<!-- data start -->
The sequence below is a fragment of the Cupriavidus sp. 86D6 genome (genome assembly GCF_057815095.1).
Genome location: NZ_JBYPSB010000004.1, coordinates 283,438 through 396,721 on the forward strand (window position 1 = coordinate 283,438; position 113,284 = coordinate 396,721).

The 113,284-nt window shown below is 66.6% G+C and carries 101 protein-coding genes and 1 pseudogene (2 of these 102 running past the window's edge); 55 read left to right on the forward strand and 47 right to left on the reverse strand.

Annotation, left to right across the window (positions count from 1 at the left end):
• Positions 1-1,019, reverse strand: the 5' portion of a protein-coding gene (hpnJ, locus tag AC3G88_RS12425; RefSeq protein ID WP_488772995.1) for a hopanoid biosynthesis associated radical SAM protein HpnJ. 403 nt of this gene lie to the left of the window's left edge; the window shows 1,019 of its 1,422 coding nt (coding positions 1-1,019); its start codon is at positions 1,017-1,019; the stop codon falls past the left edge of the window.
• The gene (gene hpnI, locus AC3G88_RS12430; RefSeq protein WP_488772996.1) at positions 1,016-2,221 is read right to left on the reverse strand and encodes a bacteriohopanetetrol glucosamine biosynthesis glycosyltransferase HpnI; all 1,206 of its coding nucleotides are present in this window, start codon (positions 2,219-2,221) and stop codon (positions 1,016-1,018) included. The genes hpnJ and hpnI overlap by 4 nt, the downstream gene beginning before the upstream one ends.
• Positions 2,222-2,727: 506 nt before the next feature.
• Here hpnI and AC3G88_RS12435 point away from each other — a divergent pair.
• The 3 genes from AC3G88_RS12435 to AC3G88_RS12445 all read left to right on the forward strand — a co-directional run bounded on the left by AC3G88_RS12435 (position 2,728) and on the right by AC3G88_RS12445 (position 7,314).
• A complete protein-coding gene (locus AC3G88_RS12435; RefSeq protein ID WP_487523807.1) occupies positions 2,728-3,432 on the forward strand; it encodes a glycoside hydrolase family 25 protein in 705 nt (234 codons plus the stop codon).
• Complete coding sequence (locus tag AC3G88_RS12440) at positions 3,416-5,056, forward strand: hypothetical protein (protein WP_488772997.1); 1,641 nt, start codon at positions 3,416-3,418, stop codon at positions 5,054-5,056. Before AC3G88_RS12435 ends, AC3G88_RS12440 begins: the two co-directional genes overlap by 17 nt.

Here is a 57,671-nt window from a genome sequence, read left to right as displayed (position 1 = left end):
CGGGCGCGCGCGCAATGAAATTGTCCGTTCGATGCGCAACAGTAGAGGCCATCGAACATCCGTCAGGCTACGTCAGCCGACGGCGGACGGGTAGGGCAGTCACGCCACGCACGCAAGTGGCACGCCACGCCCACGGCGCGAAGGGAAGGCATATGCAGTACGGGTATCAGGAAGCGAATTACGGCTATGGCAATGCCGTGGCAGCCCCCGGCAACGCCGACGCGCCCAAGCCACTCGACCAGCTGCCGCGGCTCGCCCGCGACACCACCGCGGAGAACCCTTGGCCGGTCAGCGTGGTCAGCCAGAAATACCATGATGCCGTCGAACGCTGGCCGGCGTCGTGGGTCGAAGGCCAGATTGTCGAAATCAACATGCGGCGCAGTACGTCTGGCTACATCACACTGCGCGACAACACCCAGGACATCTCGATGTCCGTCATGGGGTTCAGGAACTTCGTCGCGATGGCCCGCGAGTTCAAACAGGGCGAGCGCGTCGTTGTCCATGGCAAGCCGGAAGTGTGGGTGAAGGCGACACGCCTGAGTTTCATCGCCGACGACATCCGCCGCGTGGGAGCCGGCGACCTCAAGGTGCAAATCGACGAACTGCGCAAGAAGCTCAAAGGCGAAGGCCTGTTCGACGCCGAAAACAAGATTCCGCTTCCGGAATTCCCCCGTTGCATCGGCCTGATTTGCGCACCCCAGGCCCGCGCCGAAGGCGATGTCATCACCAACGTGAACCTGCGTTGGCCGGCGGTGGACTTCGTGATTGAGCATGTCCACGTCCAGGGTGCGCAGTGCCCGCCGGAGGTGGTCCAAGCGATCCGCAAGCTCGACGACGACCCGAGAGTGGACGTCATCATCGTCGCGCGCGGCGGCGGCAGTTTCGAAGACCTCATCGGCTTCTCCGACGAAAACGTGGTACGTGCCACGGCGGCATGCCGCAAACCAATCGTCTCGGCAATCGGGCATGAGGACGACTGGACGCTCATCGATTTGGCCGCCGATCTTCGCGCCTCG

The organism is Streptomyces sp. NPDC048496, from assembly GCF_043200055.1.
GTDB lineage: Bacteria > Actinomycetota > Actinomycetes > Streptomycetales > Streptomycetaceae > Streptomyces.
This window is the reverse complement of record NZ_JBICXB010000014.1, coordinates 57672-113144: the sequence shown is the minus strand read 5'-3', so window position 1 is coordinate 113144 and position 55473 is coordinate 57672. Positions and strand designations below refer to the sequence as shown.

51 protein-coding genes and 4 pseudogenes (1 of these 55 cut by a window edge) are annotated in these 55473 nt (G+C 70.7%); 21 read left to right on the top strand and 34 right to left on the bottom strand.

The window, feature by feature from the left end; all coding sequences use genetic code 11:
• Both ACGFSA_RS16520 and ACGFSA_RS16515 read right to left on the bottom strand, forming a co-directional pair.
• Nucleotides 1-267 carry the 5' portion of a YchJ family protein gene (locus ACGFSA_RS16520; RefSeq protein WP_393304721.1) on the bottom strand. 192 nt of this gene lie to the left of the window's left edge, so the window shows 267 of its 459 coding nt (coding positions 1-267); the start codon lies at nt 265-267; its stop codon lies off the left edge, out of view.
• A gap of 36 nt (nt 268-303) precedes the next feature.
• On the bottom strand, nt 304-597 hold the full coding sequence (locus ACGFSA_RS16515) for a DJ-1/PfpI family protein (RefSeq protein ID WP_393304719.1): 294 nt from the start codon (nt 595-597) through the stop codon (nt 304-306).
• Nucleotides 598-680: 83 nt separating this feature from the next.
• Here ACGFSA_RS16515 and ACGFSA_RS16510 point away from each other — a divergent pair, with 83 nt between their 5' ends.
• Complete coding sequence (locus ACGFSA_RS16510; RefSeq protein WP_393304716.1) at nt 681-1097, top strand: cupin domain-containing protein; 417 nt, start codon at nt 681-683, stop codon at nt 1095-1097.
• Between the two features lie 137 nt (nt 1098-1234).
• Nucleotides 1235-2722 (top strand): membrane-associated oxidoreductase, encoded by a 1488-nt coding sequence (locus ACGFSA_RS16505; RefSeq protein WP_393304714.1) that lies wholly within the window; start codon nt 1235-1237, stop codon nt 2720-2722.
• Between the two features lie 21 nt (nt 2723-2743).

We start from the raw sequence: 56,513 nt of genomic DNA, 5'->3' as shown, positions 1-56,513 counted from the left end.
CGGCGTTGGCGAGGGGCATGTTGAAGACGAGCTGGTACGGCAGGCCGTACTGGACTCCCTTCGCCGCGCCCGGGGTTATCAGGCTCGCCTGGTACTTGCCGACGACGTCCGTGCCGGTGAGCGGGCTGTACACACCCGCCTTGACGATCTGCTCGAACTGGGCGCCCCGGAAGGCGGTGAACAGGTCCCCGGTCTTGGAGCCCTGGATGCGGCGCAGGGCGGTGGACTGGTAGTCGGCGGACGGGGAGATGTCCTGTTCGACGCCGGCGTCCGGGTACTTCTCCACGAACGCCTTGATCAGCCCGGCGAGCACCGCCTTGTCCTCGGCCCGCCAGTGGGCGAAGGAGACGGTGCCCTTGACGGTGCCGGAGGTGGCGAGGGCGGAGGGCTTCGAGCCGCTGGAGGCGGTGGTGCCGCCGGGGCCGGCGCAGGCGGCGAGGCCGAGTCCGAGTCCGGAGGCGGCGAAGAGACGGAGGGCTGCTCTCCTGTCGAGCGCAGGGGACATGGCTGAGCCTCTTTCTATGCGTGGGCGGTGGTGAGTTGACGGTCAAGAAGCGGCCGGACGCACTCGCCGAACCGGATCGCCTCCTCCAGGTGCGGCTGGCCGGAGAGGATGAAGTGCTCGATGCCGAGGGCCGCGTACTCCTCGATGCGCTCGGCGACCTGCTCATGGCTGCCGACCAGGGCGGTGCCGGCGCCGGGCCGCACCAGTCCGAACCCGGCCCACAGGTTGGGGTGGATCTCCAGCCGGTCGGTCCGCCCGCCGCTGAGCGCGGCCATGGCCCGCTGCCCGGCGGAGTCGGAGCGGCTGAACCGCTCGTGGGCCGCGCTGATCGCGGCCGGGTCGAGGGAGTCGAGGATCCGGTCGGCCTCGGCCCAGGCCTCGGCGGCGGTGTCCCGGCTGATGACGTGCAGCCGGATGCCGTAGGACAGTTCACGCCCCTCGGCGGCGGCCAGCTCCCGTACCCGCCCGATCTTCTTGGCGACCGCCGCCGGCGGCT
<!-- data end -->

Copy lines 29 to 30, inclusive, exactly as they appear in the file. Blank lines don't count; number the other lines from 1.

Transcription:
We start from the raw sequence: 56,513 nt of genomic DNA, 5'->3' as shown, positions 1-56,513 counted from the left end.
CGGCGTTGGCGAGGGGCATGTTGAAGACGAGCTGGTACGGCAGGCCGTACTGGACTCCCTTCGCCGCGCCCGGGGTTATCAGGCTCGCCTGGTACTTGCCGACGACGTCCGTGCCGGTGAGCGGGCTGTACACACCCGCCTTGACGATCTGCTCGAACTGGGCGCCCCGGAAGGCGGTGAACAGGTCCCCGGTCTTGGAGCCCTGGATGCGGCGCAGGGCGGTGGACTGGTAGTCGGCGGACGGGGAGATGTCCTGTTCGACGCCGGCGTCCGGGTACTTCTCCACGAACGCCTTGATCAGCCCGGCGAGCACCGCCTTGTCCTCGGCCCGCCAGTGGGCGAAGGAGACGGTGCCCTTGACGGTGCCGGAGGTGGCGAGGGCGGAGGGCTTCGAGCCGCTGGAGGCGGTGGTGCCGCCGGGGCCGGCGCAGGCGGCGAGGCCGAGTCCGAGTCCGGAGGCGGCGAAGAGACGGAGGGCTGCTCTCCTGTCGAGCGCAGGGGACATGGCTGAGCCTCTTTCTATGCGTGGGCGGTGGTGAGTTGACGGTCAAGAAGCGGCCGGACGCACTCGCCGAACCGGATCGCCTCCTCCAGGTGCGGCTGGCCGGAGAGGATGAAGTGCTCGATGCCGAGGGCCGCGTACTCCTCGATGCGCTCGGCGACCTGCTCATGGCTGCCGACCAGGGCGGTGCCGGCGCCGGGCCGCACCAGTCCGAACCCGGCCCACAGGTTGGGGTGGATCTCCAGCCGGTCGGTCCGCCCGCCGCTGAGCGCGGCCATGGCCCGCTGCCCGGCGGAGTCGGAGCGGCTGAACCGCTCGTGGGCCGCGCTGATCGCGGCCGGGTCGAGGGAGTCGAGGATCCGGTCGGCCTCGGCCCAGGCCTCGGCGGCGGTGTCCCGGCTGATGACGTGCAGCCGGATGCCGTAGGACAGTTCACGCCCCTCGGCGGCGGCCAGCTCCCGTACCCGCCCGATCTTCTTGGCGACCGCCGCCGGCGGCT